I Watched The King

It's not often that I watch a movie and walk away, not really feeling anything. The King was not a bad movie by any means, however, the hype around it made me expect more. I have two assignments due really soon, but for some reason, I decided to watch this film instead. I can stress about my grades later. I also wanted to get this out before I start the holiday films because this does not have any holiday spirit.

Timothee Chalamet portrays a young King Henry the 5th during and directly after his ascension to the throne. He must deal with the distance between himself and his father, learn who he can trust at court, and make difficult decisions regarding France.

There are parts of this films that I enjoyed. The acting was outstanding. Robert Pattinson was fantastically creepy and a brilliant antagonist. His accent was okay, and I think it helped that his character struggled a little to think of words in English and also enjoyed mocking the language which assisted in covering any little slips. Timothee Chalamet was good, particularly when his character was angry. The hair department really knew how to make him look the part. There has been a lot of hype about Lily-Rose Depp being in his film, but she was only around at the ending and didn't have the chance to really show off her acting abilities.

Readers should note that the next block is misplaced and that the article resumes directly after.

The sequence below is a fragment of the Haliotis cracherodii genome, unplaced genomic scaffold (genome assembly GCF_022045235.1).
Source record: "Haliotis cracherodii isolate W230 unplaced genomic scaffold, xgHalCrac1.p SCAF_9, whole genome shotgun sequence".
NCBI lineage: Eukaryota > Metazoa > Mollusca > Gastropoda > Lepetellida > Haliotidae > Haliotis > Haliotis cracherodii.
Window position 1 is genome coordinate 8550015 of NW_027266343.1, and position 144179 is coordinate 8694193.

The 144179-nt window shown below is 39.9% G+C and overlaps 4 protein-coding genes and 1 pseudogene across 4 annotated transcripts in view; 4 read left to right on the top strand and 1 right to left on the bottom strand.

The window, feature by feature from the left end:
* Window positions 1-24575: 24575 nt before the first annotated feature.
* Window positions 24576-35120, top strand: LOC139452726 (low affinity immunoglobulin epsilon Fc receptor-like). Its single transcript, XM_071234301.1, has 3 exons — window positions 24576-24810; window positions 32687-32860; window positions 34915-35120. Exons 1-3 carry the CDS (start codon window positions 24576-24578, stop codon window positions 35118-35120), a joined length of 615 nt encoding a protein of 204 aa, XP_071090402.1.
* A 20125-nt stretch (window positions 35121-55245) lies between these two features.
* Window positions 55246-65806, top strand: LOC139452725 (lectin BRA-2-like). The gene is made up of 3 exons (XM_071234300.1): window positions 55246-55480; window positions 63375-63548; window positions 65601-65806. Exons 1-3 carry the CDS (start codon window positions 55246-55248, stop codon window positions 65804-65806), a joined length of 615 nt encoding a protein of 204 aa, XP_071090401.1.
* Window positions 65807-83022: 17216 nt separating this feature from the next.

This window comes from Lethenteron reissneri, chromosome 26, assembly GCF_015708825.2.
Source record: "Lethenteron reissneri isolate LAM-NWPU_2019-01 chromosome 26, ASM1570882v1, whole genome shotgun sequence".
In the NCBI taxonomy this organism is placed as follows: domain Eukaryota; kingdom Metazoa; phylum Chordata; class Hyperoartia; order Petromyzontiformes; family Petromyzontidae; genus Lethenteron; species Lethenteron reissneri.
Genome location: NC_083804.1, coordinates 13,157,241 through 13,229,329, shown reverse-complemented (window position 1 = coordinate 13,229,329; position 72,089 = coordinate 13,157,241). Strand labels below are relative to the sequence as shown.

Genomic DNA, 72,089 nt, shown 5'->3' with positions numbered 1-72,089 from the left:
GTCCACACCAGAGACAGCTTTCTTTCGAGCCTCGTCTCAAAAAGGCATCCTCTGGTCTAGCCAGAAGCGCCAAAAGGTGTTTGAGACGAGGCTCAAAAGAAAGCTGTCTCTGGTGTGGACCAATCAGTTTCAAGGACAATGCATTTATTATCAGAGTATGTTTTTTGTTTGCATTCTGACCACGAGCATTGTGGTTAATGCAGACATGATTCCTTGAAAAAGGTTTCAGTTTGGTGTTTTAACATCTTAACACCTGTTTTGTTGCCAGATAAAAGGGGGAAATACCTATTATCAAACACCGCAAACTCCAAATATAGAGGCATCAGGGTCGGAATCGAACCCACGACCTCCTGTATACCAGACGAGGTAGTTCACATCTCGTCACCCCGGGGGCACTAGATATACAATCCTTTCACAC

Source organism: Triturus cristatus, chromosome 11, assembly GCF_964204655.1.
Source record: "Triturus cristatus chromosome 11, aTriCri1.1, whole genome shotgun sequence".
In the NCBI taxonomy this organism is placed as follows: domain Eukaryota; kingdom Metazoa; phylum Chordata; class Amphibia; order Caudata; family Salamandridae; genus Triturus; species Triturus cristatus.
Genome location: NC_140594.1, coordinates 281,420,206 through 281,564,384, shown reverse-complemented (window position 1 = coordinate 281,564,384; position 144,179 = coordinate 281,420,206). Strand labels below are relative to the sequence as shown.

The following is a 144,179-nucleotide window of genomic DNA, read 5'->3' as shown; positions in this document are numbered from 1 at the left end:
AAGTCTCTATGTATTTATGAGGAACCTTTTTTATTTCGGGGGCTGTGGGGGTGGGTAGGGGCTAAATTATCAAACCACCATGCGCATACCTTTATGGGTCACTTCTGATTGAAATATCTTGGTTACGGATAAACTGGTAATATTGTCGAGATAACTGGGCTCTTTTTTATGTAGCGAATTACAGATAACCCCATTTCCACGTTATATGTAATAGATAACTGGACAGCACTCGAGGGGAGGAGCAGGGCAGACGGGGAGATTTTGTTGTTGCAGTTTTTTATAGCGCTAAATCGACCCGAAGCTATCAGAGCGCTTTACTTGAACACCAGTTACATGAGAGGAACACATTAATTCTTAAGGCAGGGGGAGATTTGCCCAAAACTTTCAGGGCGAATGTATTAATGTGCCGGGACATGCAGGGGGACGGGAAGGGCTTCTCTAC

The fight scenes stood out to me. In most films or shows, battles or fights are often extremely stylised and choreographed to look cool and dramatic. In The King, none of these scenes were romanticised or glorified, instead choosing to showcase just how awkward and uncomfortable fighting under so much armour would be.

Now, I was not foolish enough to believe that this was going to be the most historically accurate film of all time, but I was expecting a little bit more than what I got. Henry the 5th was by no means the worst King in history, but this was a romanticised, Shakespearean take on history. I feel like I shouldn't have to say this, but Henry the 5th didn't travel to France to fight because he was sent a tennis ball.

I think this was kind of a boring story and this is coming from someone who typically adores historical films. It's a film of a decent length, and yet parts felt rushed or quickly glossed over, there was no middle ground. There also seemed to be an issue with the audio. There were entire scenes where I could barely hear the dialogue. This movie was over two hours long and the time was not taken to flesh out, really any, of the characters fully. It's tough to care about a story when you're not fully invested in what is happening to the characters.

The acting was great, the sets, costumes and battle choreography were fantastic, but that's pretty much it. I wish I could say more about it, but I've been attempting to write this for well over a week, but this film isn't remarkable enough to even write about in any real detail.

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